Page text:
Himalaya 2009 : Into the Thin Air

What will you do if you breathe but no oxygen is inhaled? Scary huh. I felt that moment, when I was reaching 4,000m high at the basecamp to Langtang Glacier. That night I could not sleep, symptom of a high altitude sickness. I got no appetite either. And somewhat vomitting.

Until over midnight, when silence was the only presence, I could finally close my eyes but not for that long. I was pretty scared, honestly. I got to be accustomed to breathe with only one third oxygen intake into my lungs.

Theoretically, I have to climb higher, say 4,500 m first then go down at least 500 m to the altitude of 4,000 m for overnight stay and acclimatising. But this time, there’s no time to climb higher, the weather and time just did not favorable to do that. The result was, whenever I reached the 4,000 m basecamp, I had to stop the trek and stayed overnight. My lungs were not yet adapting to this new environment and demanding more oxygen, which was not available!

Fortunately, I could manage the acclimatising process within a few hours. I shortened my heart beats and totally did relaxing all my bodies to save the oxygen. A few hours later, my body could finally adapt to this new altitude and I could feel my blood circulating as normal. No more headache and vomiting.

In the morning, I was okay. The same story applies to the extreme cold acclimatising process. Spending the rest of my life in the equator weather of 30-35C, I had to push myself to the limit dealing with sub zero temperature, which once reached -16C. How’s that feel? It’s damn cold! Twice as much colder than your freezer box. But I survived. How?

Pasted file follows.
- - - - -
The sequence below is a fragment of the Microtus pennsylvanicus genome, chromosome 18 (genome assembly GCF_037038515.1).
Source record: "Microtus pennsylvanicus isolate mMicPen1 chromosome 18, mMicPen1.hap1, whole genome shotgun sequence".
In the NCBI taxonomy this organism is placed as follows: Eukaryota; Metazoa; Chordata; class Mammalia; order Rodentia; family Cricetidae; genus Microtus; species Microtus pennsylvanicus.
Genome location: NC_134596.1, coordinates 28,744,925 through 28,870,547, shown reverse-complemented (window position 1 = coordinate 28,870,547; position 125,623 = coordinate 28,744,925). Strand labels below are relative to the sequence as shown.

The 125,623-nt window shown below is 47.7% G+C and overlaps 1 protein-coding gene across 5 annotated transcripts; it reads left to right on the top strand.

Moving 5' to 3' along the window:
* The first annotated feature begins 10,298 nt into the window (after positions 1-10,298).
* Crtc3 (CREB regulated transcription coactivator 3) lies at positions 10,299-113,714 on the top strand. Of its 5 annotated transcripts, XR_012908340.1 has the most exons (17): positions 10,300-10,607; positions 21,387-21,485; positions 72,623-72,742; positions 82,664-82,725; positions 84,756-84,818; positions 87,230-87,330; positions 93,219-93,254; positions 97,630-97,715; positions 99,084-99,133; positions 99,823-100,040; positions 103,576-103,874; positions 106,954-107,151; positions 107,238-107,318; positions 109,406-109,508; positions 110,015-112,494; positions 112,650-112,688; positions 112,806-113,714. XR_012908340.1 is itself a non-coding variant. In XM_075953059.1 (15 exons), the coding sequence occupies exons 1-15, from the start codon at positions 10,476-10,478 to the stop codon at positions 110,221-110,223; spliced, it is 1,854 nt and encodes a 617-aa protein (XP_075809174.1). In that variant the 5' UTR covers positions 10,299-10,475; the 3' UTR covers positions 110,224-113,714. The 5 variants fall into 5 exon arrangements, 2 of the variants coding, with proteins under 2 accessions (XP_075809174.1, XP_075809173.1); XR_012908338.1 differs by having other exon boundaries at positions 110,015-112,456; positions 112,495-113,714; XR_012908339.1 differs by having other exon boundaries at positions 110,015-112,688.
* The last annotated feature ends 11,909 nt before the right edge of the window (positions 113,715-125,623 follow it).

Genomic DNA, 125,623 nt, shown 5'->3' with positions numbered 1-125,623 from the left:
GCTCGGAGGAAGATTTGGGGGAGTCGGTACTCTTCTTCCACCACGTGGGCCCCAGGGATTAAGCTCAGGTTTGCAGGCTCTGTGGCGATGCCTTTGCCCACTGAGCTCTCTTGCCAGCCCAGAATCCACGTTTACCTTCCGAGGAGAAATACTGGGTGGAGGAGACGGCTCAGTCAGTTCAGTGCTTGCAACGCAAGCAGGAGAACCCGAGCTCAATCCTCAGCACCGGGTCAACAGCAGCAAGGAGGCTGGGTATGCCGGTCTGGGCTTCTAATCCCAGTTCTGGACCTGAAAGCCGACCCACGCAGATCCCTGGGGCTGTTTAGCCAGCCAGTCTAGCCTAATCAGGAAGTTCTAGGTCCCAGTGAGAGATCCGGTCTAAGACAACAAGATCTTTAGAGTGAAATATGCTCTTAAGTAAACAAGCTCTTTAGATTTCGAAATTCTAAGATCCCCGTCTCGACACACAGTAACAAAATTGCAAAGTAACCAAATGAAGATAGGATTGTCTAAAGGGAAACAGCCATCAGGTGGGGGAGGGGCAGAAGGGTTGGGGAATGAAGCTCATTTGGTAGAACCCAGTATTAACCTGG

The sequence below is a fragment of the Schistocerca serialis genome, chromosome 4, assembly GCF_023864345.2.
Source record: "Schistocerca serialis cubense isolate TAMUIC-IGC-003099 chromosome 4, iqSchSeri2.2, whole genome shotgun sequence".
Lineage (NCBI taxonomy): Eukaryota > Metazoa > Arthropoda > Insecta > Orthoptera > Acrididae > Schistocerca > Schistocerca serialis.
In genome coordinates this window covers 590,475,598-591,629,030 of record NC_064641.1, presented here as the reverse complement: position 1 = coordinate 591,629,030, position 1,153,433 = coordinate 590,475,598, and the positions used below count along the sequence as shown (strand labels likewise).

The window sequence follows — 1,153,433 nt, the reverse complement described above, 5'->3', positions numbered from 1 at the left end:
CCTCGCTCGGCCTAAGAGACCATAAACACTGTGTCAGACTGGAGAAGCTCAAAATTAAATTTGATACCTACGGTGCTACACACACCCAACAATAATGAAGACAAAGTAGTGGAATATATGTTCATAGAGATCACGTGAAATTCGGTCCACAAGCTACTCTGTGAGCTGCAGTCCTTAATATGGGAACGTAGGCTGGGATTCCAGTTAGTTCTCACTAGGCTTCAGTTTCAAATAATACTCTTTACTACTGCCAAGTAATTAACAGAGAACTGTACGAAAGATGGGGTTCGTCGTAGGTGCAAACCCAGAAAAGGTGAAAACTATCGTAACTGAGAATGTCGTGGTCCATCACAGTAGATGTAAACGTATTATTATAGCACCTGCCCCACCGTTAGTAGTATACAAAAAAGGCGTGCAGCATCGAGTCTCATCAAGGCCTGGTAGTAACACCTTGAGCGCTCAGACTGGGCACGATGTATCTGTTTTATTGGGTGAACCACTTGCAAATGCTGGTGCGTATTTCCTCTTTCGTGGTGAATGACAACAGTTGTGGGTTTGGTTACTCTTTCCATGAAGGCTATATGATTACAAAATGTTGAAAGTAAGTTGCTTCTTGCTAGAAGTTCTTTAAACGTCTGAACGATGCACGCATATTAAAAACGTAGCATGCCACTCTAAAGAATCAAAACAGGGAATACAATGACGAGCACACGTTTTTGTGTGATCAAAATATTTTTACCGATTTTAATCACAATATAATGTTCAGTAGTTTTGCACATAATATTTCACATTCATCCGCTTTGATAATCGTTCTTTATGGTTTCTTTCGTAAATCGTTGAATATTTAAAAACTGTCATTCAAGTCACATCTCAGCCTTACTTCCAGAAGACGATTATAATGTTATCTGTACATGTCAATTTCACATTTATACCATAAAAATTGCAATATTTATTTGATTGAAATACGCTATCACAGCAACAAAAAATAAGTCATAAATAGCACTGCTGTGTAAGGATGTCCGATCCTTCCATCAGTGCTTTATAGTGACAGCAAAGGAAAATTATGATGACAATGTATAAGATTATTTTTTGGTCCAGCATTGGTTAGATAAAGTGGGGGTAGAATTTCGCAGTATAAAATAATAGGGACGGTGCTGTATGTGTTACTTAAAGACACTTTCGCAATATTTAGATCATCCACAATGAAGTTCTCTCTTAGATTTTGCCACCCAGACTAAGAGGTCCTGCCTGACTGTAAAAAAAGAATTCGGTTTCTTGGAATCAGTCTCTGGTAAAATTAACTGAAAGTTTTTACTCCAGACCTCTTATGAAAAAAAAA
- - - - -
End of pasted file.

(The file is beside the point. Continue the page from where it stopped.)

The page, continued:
I learned that it is not the extreme temperature that makes you cold, but your body itself. When you get into an extreme cold environment, one thing to note is to prevent your body heat leaking outside, meaning that you have to keep your body warmth inside your inner clothing. That’s why you need thermal clothes. A material that could retain heat and prevent it from evaporating. At once it should be able to ‘breathe’ your sweat.

No matter how cold it may be, when we are climbing, as our calories are burnt, we produce heat and sweat. Good thermal clothes will retain the heat but releasing the sweat for evaporation, it keeps your body dry. If sweat cannot be released, it could turn to be very cold and absorb your body heat. A fatal mistake.

Amazingly, our body is a supermachine. It can adapt very quickly to the environment. Its versatility provides you with comfort out of an extreme temperature. When I reached 3,500m in a mid-day, the temperature was nearly zero because of the breeze from the surrounding ice mountains. I put on my cloves and thermal cap, and down jacket for sure. However after a few hours, under the same temperature, I could simply wear light jacket without cloves and cap. I was then feel comfortable with that cold.

It happened when I went higher and higher. I believe that’s why they suggest acclimatising one night every 1,000m above 3,000m altitude, to let your body find its pattern adapting the extreme environment.

What an experience! Thanks Himalaya.

one reason that brings me here…

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